Couple awarded $345,000 after shoddy heating turns dream home into nightmare
It was supposed to be their dream home.
But a couple's "pride and joy" on a semi-rural property near Nelson turned into an 10-year nightmare because of a heating system that left them not only cold, but fearful.
A High Court judge has awarded Adrian and Vanessa Spiteri a total of $345,000 in damages after they sued RCR Infrastructure (New Zealand) Ltd for breach of contract.
Justice Clark said the couple had to put up with a "dysfunctioning and, at times, frightening central heating system".
In one episode a burst pipe sent scalding water through the ceiling into a guest room of the Redwood Valley home where their young daughter was sleeping.
For two years afterwards the daughter slept with her parents because she was afraid it would happen again and she would be burned, the judgment said.
The wood-fired boiler system was supposed to provide underfloor and radiator heating to keep the Spiteris toasty as well as heating their water. Instead, some rooms had no heating, others had warm and cold spots and the media room that was supposed to be a winter living area could not be used because it never got warm enough.
Even the pantry was affected. When the system was operating it became the warmest place in the house, making it "completely unsuitable for storing food," the judge said.
During the winter of 2011, Adrian Spiteri described the house as bitterly cold and the couple had to get a heat pump installed.
It took three hours to heat the hot water, and at times in winter their children stayed elsewhere so they could be warm and clean, and were able to attend school.
Justice Clark said: "The house was Mr and Mrs Spiteri's pride and joy but the relentless nature of the problems with the heating system has prevented the family from enjoying their new home and the life they planned in it when it was built.
"Mr Spiteri said they are apprehensive every time they light the boiler. He described the effect on their lives as traumatic."
The saga started in 2007 when the Spiteris approached Norfolk Electrical and Mechanical Ltd, a subsidiary of the defendants, then trading as Climatech.
Adrian Spiteri is Maltese and wanted to bring "that essence of Malta" to his new home with tiled floors and underfloor heating, the judgment said. The couple wanted a wood-fired system because they had plenty of wood on a farm block.
The couple paid a $24,000 deposit but from the time the boiler was installed in 2009 there were problems, initially because a valve had been installed the wrong way.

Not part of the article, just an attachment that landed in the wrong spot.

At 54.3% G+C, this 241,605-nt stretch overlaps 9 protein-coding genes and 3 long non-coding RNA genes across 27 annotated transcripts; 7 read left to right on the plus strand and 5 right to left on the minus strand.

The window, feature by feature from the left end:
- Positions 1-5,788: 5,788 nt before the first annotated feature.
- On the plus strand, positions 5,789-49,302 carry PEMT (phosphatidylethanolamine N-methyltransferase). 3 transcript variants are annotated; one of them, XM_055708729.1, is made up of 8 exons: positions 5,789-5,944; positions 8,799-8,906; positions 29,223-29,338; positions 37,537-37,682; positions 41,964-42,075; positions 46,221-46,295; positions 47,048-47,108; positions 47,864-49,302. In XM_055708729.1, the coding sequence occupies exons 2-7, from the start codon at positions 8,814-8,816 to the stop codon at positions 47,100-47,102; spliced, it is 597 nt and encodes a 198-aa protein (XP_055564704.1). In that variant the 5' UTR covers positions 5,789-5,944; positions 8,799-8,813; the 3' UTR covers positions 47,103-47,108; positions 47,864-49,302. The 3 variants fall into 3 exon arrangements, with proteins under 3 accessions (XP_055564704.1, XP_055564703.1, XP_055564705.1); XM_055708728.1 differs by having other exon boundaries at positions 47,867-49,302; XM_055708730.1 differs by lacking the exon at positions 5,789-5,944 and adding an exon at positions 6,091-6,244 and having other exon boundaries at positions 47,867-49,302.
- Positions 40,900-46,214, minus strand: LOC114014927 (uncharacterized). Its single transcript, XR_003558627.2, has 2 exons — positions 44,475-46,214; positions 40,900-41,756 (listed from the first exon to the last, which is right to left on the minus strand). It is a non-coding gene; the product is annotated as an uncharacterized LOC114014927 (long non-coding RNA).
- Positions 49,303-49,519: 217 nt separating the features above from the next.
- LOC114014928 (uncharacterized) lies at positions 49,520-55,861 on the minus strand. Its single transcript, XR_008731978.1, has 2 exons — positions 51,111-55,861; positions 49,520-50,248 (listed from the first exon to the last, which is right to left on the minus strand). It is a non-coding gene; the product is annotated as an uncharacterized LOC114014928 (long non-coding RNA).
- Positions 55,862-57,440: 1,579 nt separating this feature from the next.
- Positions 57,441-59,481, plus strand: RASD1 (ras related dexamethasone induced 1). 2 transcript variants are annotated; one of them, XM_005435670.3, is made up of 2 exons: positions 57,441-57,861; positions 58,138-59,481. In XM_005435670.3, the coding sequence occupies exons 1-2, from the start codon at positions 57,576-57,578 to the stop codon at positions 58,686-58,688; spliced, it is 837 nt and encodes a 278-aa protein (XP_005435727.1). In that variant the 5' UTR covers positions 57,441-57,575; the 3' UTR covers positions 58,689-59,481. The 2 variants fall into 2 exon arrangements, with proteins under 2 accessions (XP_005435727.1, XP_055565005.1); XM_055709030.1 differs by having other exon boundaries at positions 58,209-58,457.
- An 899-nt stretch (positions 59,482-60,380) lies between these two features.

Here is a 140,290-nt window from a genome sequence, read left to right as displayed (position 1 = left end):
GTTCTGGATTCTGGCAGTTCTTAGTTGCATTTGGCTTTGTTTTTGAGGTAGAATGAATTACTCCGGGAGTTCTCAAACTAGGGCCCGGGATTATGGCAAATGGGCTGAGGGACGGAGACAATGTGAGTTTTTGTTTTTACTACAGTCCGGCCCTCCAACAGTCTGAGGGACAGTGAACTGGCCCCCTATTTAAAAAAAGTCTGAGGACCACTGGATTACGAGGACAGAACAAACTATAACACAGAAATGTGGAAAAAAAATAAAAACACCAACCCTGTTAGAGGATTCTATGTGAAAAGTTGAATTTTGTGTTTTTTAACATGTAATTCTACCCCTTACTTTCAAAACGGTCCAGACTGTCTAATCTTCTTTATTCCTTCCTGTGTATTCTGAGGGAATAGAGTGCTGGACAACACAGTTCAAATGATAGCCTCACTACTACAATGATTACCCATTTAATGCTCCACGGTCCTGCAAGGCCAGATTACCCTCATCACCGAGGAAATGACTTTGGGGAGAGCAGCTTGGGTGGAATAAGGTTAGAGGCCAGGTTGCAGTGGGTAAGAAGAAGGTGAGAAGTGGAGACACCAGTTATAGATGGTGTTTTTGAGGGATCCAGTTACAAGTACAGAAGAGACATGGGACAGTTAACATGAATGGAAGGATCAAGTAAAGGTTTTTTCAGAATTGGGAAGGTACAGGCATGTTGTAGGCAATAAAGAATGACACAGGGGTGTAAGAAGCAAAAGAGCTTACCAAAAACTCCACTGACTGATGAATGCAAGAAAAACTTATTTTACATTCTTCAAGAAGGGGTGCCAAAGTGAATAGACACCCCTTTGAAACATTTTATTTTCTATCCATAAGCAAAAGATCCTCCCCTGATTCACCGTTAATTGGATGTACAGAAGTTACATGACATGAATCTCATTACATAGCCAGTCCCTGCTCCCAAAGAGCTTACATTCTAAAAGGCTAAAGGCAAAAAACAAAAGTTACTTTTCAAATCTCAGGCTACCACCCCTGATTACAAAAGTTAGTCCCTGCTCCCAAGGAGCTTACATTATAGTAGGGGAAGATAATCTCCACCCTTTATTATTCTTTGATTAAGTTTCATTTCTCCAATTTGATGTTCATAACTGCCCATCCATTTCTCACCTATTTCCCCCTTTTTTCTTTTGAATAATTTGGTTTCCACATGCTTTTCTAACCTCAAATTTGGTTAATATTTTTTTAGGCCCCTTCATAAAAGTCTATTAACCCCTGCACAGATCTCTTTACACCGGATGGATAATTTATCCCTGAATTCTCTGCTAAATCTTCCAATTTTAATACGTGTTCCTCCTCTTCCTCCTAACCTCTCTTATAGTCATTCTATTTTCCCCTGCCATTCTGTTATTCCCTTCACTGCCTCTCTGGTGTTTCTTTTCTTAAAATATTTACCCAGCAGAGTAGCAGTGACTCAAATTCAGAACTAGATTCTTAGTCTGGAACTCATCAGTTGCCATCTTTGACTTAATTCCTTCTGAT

After initial efforts to remedy the issues made no progress and Adrian Spiteri contacted head office, a Climatech representative in Nelson apologised, saying the lack of communication was partly "due to the situation being an embarrassment to him and ignoring the issue".
Consultants approached by the Spiteris said the pipework for the heating had been laid in a "freeform" manner.
After the burst pipe incident in April 2011, followed by another rupture in a pipe above the guest ensuite a month later, the company agreed to replace the plastic pipes with copper ones, but the problems continued throughout 2011.
Justice Clark said the company "effectively walked away" from the issue in 2011.
Before the court, the company accepted it was in breach of its contract with the Spiteris, but said the breach was in the design of the heating system meaning it was "never capable of operating effectively".
It argued that the Spiteris had not filed their case in time and the company had limited liability because of a contract clause.
Justice Clark rejected both arguments and said the couple had contracted for the design and installation of the system. He awarded the Spiteris $303,700 damages as the cost of installing a new, retrofitted underfloor heating system, $20,000 in general damages, and other costs bringing the total to $345,966.
"The Spiteris say they are trapped in relation to their home. They cannot sell the house without heating. And they cannot get a code compliance certificate unless the system is removed or they are able to obtain sufficient money to repair it."
Vanessa Spiteri said the resolution was a relief but it was scary "going up against the big boys".
They had chosen a large company hoping it would offer protection and security if anything were to go wrong. "It's your dream home. You want it all to be really great, no problems.
"We gave them opportunity to put it right and the system just seemed to get worse. Nobody wants to go to court. It's harrowing, it's exhausting, it's expensive."
The experience had been a loss for everyone, and a steep learning curve, but despite friends advice to give up she said "sometimes you've just got to stand up for what you believe in".
"At the end of the day no-one wins from this. Everybody's suffered."
"We've been going through this for such a long time.
"We've had what I believe is a fair result."
Vanessa said people needed to make sure the company they used was registered with the Home Heating Association.
"That company wasn't a member. If they had have been a member it could well have been a different story."